After his failure to obtain the captaincy to the West Indies team in succession to Sir Frank Worrell the late Sir Conrad Hunte was said to have delved into what was termed moral rearmament. Unfortunately Hunte passed away not too long thereafter and we are sadly without the shining light his philosophy may have afforded us in regard to potential for buttressing our cricket as a possible permanent force in both the regional and international spheres. Conrad Hunte played 44 Test matches for West Indies in which he scored 3245 runs at an average of just over 45 runs per innings, with 8 centuries and a top score of 260 in which he was runout batting with Sir Gary Sobers who was enroute to his then world record score of 365 not out against Pakistan in 1958.

Hunte went on to factor as the main pillar at the start of the innings for West Indies and was a main contributor to the forward movement in the Worrell captaincy era. The stabilizing influence of Hunte's character is something one might think to be missing in our cricket at the present moment – when we do not lack talent but somehow fall short in the ingredient of the true essence of personality.

I was impelled to thus put pen to paper in light of very recent comments by Lendl Simmons and André Russell, two undoubtedly vibrant batsmen whose outlook precludes their willingness to appear for West Indies in Test matches. Simmons, it would appear, turns up his nose at prospect of "three days in the sun" for the type of remuneration a Test match entails. Russell's thesis rested upon wear and tear upon his bodily constitution- meaning he needs a days rest to mend his physique after a day of exertion.

We are told that West Indies Test players are among the very best paid in the world - alongside Australia, England and India. The long and short of this is players from these countries harbour little or no resentment at playing Test cricket for their country, in addition to appearing in the shorter versions of the game. Just for the sake of argument, I wonder to what extent either of our two hopefuls would baulk at the prospect of playing one day matches on consecutive days if the money is right! My conjecture suggests Simmons as quite willing to accept multiple days of sunburn and Russell to shoulder added doses of physical groans over mounting joint pains.

Let us look at parts of the current West Indies Test team composition. In this regard Simmons would link with Kraigg Brathwaite in hope of arriving at a useful opening pair. Or at least a far less than doubtful combination at the top of the order. Samuels, as the surviving senior citizen in absence of Chanderpaul, could move up to No 3 in view of Darren Bravo's too frequent demise. Barnwell may slot in at No 4, Ramdin at No 5, Holder at No 6 followed by Russell at No 7.

Russell stands to bolster the lower batting order in addition to shoring up both the bowling and the fielding. Similarly, Simmons' useful strengthening of the fielding, whatever the situation of the game. Such alteration in the side allows for another young batsman or two to be allowed due exposure without critically creating unwanted imbalance to the team structure.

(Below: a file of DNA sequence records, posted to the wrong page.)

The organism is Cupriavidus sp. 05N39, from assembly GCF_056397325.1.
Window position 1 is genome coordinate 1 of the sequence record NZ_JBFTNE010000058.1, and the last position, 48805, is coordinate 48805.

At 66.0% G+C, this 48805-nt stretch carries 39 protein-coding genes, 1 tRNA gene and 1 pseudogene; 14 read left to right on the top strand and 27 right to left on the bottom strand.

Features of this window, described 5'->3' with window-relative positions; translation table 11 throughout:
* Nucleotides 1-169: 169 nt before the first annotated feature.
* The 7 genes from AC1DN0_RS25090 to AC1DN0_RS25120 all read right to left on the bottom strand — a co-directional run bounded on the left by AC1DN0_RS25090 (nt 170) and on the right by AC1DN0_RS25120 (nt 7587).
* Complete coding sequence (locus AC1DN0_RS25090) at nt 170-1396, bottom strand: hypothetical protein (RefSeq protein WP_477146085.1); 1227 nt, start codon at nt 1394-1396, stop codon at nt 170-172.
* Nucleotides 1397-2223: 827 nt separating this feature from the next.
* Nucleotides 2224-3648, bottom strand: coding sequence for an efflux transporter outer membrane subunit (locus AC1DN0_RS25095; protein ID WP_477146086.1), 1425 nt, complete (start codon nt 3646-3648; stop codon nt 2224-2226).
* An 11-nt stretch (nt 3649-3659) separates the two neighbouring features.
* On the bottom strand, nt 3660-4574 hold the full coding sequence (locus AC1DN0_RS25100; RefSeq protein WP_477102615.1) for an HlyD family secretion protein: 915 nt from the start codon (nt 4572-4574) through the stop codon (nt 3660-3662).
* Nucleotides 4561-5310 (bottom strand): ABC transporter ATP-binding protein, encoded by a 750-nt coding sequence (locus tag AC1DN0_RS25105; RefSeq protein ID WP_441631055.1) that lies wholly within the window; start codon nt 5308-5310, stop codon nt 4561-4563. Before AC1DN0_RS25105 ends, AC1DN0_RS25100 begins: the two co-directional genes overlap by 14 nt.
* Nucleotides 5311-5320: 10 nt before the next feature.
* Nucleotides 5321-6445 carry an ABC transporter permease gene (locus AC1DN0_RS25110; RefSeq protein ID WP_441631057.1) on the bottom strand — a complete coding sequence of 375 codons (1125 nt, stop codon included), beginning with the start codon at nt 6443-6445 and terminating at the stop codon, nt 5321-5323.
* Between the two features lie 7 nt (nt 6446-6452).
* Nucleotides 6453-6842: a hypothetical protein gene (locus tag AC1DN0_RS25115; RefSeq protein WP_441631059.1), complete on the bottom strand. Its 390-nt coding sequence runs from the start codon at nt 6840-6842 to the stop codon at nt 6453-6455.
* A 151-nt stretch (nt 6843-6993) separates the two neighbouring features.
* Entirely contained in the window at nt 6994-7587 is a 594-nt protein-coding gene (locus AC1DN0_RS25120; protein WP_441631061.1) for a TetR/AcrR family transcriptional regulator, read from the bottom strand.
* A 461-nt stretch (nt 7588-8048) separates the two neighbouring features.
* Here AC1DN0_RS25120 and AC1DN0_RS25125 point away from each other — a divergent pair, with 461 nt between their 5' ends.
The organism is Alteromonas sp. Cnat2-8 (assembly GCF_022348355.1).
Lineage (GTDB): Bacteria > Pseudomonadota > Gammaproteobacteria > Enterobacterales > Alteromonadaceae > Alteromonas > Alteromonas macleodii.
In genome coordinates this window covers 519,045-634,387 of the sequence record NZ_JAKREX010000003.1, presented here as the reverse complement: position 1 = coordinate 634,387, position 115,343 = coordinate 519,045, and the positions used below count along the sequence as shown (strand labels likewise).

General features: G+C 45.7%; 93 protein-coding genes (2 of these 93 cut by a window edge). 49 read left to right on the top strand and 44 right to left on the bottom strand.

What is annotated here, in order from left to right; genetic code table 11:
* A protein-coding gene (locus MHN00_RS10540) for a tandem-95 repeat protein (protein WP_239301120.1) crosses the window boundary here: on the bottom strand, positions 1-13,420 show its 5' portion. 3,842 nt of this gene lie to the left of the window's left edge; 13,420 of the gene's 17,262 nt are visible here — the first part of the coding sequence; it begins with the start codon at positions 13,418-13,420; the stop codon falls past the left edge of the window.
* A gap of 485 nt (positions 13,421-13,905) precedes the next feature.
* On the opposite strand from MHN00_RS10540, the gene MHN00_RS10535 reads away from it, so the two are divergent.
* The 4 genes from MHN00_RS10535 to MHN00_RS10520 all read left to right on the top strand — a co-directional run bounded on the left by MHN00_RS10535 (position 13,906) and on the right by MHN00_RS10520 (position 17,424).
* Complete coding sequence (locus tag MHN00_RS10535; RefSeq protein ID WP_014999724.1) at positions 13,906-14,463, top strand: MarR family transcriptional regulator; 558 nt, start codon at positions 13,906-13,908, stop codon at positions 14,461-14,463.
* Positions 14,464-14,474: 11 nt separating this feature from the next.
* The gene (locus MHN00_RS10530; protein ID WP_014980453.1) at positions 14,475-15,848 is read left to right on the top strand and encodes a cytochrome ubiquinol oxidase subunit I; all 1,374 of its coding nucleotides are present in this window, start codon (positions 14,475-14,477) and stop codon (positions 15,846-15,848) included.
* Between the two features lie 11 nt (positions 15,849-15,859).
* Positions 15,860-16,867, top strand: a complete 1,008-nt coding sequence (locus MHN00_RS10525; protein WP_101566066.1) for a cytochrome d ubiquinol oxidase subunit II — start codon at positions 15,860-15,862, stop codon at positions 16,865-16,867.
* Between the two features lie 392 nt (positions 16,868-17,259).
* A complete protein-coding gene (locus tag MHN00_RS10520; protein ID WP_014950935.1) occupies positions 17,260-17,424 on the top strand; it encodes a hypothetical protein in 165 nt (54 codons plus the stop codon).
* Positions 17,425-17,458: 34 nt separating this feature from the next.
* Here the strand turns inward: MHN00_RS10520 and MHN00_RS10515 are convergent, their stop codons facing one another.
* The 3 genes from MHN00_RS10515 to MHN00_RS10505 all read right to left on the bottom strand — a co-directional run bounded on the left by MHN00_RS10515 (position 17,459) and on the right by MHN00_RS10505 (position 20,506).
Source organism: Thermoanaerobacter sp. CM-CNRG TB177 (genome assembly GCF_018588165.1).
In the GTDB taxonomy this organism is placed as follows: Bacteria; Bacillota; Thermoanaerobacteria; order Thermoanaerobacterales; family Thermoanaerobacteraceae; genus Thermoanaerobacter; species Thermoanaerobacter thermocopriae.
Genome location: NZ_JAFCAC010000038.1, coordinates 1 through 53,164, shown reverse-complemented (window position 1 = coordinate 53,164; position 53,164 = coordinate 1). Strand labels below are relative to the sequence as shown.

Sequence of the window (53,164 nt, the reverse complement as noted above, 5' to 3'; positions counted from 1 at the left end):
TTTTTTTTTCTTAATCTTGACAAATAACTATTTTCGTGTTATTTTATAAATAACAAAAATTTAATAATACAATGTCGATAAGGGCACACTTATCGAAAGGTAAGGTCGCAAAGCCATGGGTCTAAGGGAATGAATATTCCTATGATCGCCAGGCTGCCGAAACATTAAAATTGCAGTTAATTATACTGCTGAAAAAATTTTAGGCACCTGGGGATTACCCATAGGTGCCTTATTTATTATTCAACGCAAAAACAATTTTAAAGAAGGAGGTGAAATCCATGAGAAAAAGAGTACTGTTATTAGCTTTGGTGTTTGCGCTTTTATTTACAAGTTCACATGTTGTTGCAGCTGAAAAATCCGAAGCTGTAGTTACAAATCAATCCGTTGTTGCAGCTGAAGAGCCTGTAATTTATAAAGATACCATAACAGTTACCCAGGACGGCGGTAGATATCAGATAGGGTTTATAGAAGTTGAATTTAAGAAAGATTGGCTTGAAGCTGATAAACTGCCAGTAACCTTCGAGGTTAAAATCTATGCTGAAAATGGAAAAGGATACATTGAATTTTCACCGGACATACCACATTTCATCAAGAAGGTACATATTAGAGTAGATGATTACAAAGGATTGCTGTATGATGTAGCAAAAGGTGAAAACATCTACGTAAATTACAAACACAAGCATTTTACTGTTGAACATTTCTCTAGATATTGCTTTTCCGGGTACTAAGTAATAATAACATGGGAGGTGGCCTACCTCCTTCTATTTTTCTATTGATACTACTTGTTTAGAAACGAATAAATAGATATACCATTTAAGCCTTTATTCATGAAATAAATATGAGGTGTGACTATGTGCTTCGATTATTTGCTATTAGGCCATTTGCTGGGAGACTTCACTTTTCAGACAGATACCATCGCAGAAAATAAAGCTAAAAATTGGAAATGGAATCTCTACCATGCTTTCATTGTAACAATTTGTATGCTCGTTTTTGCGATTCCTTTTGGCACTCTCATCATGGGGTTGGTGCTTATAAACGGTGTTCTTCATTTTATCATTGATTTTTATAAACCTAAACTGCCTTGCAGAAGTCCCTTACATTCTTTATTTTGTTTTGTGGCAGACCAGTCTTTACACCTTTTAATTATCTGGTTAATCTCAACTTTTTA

If there is difficulty with a concept of this kind it is time for more radical experiment with the need for potent psychological departures. Staying within the region, let us consider what a former player like Jimmy Adams could potentially render towards uplifting of the spirit within the West Indies team. In the short time with the team Adams captained the side and scored six centuries in his Test career aggregate of 3012 runs at an average of over 41 runs per innings. We should note he was undefeated in four of his six centuries. I propose Jimmy Adams as a mentor for the team because of his educational bearing. He sported a large bundle of G.C.E passes and was odds on to study medicine before acceding to the call of cricket as a vocation.

Even more directly aligning to the needs of the West Indies is the fact that Adams was consistently moved by an overwhelming commitment to the needs of the team in the middle order – an area we need to have a strong external figure to boost wilting mentality.

On a premise that Adams may be unavailable now would be the time for West Indies to seek to attract someone like Kumar Sangakkara. This gentleman is a lawyer by profession, but who found time to serve Sri Lanka with a highly productive bat weighted with double centuries. He is somewhat at the end of an illustrious career and may be of much needed influence in moulding a young West Indies side towards adopting the right outlook of national pride.

There is every concurrence with the board's encouragement of players past and present to engage each other in fraternal golfing events. This is very good from the social angle. However, given the prevailing weaknesses in our cricket, I would be happy at seeing the brains of Sir Everton Weekes being picked towards pushing our young batsmen to mobilizing to equal the great man's record of five consecutive centuries in Test innings. Getting halfway would be highly laudable indeed! Then, too, the wisdom he would dispense as to how he corralled his mental focus towards compiling scores like his 194 against India, 207 against India, 206 against England and 197 against Pakistan among his 15 Test centuries in less than ten years should be more than likely to ignite much fire into the enthusiasm of our young players.

Of course, Weekes is now past 90 years of age, but he should be paid much for his valuable consultancy, and the players should be limited to pay on productivity – even though a sunburn clause is included in the contract. It may be that the absence of full houses does nothing to fully overturn the benefits of television pay per view. Still, bigger crowds would help strike a bigger bargaining proposition for the West Indies board.